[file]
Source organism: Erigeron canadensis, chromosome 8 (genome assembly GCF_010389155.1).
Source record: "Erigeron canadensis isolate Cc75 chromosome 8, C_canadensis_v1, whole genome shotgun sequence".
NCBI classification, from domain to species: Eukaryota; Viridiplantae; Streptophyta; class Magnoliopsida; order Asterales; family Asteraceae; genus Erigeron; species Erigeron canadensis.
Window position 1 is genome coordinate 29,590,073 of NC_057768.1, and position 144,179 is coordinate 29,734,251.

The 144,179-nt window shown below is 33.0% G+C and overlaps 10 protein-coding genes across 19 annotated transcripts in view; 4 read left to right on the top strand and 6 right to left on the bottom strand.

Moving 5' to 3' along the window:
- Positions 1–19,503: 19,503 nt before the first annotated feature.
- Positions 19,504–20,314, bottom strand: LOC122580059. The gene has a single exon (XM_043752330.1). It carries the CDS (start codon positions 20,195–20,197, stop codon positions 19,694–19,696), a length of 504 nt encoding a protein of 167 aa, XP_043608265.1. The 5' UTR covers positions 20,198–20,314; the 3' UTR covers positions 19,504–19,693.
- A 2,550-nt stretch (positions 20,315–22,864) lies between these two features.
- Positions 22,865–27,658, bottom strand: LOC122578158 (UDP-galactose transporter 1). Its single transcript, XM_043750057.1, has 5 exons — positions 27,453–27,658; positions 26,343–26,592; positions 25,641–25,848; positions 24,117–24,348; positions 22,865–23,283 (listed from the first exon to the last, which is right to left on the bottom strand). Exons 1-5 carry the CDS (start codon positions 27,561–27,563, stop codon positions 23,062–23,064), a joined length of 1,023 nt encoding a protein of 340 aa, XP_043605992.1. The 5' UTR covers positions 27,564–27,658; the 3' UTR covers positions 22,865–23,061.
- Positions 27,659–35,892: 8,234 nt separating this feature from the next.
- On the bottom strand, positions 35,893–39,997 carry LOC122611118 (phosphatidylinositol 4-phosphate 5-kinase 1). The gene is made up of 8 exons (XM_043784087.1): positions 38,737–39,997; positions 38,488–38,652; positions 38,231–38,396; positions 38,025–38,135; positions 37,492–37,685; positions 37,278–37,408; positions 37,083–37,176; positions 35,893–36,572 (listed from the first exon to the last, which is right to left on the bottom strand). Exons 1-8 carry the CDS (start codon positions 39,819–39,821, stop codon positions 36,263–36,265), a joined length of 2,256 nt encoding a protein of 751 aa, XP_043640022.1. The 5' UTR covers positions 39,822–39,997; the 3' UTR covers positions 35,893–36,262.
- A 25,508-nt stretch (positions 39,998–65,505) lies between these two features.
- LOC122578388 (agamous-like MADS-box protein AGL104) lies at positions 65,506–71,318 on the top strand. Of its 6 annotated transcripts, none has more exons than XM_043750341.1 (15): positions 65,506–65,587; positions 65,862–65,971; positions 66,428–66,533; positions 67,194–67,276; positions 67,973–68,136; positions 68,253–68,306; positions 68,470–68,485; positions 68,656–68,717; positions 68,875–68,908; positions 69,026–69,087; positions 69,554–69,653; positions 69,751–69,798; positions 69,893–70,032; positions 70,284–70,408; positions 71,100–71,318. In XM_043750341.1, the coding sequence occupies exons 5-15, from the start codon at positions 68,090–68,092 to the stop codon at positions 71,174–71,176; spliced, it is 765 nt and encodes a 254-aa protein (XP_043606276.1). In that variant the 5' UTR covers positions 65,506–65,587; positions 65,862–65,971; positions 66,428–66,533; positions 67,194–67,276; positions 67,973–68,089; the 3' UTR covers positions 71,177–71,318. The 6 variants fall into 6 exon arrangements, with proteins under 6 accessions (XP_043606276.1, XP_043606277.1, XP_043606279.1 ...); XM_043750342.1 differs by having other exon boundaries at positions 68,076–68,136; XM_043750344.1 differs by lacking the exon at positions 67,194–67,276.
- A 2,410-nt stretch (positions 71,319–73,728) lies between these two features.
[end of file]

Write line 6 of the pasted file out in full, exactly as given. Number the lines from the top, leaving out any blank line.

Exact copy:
Moving 5' to 3' along the window: